The 33-year-old Chinese American immigrant, who worked full time through her studies at the University of Southern California film school, was born with spinal muscular atrophy and uses a wheelchair. As she progressed in her career, the reasons used to reject her job applications became more creative, she said.
“My favorite rejection was that they didn’t hire me for a TV pilot because I didn’t have an Oscar,” Yang said. Yang didn’t believe anyone eventually hired for the project had won Oscars either.
Some resort to trying to hide their conditions or disability. Earlier in her career, Sara Fischer, now head of physical production at Shonda Rhimes’ production company Shondaland, would hide that she had multiple sclerosis that could cause her to limp out of fear that it would cost her jobs. On one production, the executive producers asked her if her lack of balance was because she was drunk.
Fischer is now open about her situation and makes efforts to make the industry and sets more accessible. “It can be as simple as adding ramps or routing cable differently,” she said. “It also starts with me and my production exec friends saying let’s figure out how we help others to be able to work on set.”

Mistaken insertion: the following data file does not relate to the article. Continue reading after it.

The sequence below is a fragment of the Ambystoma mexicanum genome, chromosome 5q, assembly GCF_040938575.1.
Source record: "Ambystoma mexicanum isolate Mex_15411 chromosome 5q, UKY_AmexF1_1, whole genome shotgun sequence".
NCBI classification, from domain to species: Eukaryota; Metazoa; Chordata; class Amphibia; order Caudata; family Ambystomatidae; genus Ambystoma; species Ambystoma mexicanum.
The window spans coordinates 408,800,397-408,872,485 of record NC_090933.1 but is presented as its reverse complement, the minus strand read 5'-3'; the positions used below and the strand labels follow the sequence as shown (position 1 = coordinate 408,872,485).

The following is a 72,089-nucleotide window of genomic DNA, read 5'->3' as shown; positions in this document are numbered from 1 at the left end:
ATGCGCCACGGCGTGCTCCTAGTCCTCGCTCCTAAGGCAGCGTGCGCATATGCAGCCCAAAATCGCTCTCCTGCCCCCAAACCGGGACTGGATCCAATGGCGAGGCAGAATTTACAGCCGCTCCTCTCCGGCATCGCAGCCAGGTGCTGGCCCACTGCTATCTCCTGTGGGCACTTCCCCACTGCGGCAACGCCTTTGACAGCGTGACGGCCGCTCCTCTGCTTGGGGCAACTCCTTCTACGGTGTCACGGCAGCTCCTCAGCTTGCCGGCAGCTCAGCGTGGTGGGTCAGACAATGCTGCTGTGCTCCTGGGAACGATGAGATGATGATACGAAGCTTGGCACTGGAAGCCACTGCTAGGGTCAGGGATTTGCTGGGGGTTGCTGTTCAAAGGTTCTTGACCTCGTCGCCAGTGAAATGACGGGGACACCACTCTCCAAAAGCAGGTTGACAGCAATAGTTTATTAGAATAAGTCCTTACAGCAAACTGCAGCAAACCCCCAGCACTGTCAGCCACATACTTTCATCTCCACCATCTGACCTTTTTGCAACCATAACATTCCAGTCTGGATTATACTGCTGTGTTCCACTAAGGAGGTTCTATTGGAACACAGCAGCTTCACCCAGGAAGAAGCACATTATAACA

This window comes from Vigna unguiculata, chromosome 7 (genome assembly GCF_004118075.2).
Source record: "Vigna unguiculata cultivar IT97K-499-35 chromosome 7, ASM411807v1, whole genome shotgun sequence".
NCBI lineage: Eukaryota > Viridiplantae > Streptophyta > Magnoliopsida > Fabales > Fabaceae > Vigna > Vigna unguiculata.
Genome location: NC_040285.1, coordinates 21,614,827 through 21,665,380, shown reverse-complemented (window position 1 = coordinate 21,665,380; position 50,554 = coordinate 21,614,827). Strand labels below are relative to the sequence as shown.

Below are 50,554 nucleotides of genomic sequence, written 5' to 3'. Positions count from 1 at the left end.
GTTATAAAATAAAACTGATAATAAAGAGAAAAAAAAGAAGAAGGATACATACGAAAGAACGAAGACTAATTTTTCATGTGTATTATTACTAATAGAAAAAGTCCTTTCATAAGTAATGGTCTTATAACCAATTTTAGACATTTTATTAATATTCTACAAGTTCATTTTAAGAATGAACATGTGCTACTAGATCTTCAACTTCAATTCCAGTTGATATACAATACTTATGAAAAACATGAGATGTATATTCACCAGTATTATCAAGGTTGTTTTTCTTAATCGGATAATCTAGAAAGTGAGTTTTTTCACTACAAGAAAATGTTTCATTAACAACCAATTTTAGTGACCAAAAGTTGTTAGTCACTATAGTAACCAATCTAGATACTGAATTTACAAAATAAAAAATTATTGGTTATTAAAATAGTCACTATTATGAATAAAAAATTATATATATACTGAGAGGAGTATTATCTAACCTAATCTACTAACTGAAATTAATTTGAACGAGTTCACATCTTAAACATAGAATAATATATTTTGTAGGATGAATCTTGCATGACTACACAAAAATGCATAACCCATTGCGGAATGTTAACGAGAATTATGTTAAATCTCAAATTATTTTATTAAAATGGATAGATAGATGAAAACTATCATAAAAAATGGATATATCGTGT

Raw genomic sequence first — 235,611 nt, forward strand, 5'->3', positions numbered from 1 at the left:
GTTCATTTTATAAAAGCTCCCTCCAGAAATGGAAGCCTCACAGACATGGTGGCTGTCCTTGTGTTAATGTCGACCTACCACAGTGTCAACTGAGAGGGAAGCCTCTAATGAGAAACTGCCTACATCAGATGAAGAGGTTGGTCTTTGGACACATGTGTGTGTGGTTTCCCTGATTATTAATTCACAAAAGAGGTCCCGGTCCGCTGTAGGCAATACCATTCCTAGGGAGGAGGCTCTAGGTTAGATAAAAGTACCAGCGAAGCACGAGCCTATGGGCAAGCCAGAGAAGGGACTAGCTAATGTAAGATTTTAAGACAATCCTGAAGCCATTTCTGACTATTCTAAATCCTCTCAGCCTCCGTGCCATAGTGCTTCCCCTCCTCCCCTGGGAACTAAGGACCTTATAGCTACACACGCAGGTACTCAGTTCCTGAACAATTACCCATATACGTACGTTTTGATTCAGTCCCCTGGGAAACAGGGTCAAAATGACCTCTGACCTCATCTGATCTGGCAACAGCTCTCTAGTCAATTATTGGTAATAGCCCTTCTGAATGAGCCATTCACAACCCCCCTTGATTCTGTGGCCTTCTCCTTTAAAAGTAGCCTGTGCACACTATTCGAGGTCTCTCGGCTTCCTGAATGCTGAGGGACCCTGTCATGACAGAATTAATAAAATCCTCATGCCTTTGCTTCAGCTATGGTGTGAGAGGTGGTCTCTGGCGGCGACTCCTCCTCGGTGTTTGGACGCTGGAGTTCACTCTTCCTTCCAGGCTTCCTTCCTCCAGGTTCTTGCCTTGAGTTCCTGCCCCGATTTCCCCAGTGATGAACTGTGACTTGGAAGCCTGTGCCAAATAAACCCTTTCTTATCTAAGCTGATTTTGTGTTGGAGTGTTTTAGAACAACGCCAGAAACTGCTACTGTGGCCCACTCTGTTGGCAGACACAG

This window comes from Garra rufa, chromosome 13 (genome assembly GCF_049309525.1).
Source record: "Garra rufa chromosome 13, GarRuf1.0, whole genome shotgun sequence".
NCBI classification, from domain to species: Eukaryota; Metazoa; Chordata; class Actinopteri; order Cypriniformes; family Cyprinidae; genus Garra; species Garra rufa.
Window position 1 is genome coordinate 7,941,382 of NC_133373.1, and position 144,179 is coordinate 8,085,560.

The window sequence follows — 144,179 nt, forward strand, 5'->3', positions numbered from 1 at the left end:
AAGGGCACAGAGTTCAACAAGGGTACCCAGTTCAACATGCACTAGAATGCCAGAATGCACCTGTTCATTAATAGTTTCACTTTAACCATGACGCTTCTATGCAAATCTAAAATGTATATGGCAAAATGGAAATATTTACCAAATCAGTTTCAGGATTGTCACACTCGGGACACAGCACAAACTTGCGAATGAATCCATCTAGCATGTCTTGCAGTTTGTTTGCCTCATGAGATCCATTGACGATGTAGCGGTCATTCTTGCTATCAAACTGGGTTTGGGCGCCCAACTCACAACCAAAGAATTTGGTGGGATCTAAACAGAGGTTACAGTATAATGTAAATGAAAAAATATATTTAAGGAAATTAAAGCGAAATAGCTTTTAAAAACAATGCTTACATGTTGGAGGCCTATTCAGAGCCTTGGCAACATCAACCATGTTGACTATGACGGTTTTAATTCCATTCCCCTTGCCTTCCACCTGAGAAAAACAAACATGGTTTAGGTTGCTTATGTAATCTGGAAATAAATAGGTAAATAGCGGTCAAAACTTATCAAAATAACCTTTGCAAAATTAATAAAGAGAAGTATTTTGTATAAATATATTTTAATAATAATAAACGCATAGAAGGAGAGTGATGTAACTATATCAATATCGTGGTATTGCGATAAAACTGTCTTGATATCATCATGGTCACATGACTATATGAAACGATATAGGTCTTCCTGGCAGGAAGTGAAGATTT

That had been an issue for Brown. Back in the mid-1990s, the northern California native tried to break into the industry, after graduating from Stanford with honors in American Studies, by applying at a talent agency.
In rejecting her application, a woman in human resources told her it would take her too long to go to the bathroom and she wouldn’t be able to get coffee for clients or walk them to the elevator, Brown said. Eventually, she got jobs at New Line Cinema and in talent management, spending the last decade with Century City-based Management 360.
Brown persisted with Cannes and went back in 2009, where she met future client Felix Van Groeningen, who went on to make the Golden Globe-nominated addiction drama “Beautiful Boy.” Since then, Brown has had conversations with the Cannes festival about ways to improve access.
“It’s not just about me getting into that screening room. It’s about everyone who is ‘other-ised’ getting into those rooms,” Brown said. “Because if you don’t, then other-ised artists who we might have connected with don’t get discovered … And their voices get lost and their stories don’t get told.”